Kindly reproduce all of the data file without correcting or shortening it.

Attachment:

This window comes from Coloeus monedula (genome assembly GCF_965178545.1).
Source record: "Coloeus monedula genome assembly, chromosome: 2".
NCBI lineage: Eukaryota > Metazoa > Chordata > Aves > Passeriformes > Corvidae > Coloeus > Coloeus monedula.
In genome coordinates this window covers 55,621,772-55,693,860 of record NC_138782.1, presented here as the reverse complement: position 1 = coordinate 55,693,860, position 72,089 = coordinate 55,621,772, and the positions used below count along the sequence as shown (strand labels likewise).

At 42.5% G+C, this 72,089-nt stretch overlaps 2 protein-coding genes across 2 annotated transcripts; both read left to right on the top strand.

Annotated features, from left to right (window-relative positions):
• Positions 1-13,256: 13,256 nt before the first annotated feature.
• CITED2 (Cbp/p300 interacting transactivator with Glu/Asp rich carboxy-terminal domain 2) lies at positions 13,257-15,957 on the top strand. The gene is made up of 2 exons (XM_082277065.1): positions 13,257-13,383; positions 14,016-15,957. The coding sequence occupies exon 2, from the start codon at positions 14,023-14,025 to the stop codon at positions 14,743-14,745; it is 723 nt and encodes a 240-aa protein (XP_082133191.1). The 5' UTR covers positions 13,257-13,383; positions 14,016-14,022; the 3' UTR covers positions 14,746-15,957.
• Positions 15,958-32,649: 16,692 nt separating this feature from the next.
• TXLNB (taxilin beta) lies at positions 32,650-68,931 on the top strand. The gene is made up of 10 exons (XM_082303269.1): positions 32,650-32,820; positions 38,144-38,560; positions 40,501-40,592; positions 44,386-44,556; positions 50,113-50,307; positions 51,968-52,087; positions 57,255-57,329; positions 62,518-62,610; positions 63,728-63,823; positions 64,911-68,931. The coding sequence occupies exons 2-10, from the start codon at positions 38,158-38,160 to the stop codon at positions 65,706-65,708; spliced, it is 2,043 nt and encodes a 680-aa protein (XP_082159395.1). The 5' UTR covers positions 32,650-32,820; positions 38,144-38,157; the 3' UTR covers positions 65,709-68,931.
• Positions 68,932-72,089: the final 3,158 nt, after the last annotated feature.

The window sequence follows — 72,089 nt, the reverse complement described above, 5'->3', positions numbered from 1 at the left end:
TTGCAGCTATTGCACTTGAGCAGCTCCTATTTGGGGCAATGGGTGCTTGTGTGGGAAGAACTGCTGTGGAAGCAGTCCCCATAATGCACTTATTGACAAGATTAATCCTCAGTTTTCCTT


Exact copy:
This window comes from Coloeus monedula (genome assembly GCF_965178545.1).
Source record: "Coloeus monedula genome assembly, chromosome: 2".
NCBI lineage: Eukaryota > Metazoa > Chordata > Aves > Passeriformes > Corvidae > Coloeus > Coloeus monedula.
In genome coordinates this window covers 55,621,772-55,693,860 of record NC_138782.1, presented here as the reverse complement: position 1 = coordinate 55,693,860, position 72,089 = coordinate 55,621,772, and the positions used below count along the sequence as shown (strand labels likewise).

At 42.5% G+C, this 72,089-nt stretch overlaps 2 protein-coding genes across 2 annotated transcripts; both read left to right on the top strand.

Annotated features, from left to right (window-relative positions):
• Positions 1-13,256: 13,256 nt before the first annotated feature.
• CITED2 (Cbp/p300 interacting transactivator with Glu/Asp rich carboxy-terminal domain 2) lies at positions 13,257-15,957 on the top strand. The gene is made up of 2 exons (XM_082277065.1): positions 13,257-13,383; positions 14,016-15,957. The coding sequence occupies exon 2, from the start codon at positions 14,023-14,025 to the stop codon at positions 14,743-14,745; it is 723 nt and encodes a 240-aa protein (XP_082133191.1). The 5' UTR covers positions 13,257-13,383; positions 14,016-14,022; the 3' UTR covers positions 14,746-15,957.
• Positions 15,958-32,649: 16,692 nt separating this feature from the next.
• TXLNB (taxilin beta) lies at positions 32,650-68,931 on the top strand. The gene is made up of 10 exons (XM_082303269.1): positions 32,650-32,820; positions 38,144-38,560; positions 40,501-40,592; positions 44,386-44,556; positions 50,113-50,307; positions 51,968-52,087; positions 57,255-57,329; positions 62,518-62,610; positions 63,728-63,823; positions 64,911-68,931. The coding sequence occupies exons 2-10, from the start codon at positions 38,158-38,160 to the stop codon at positions 65,706-65,708; spliced, it is 2,043 nt and encodes a 680-aa protein (XP_082159395.1). The 5' UTR covers positions 32,650-32,820; positions 38,144-38,157; the 3' UTR covers positions 65,709-68,931.
• Positions 68,932-72,089: the final 3,158 nt, after the last annotated feature.

The window sequence follows — 72,089 nt, the reverse complement described above, 5'->3', positions numbered from 1 at the left end:
TTGCAGCTATTGCACTTGAGCAGCTCCTATTTGGGGCAATGGGTGCTTGTGTGGGAAGAACTGCTGTGGAAGCAGTCCCCATAATGCACTTATTGACAAGATTAATCCTCAGTTTTCCTT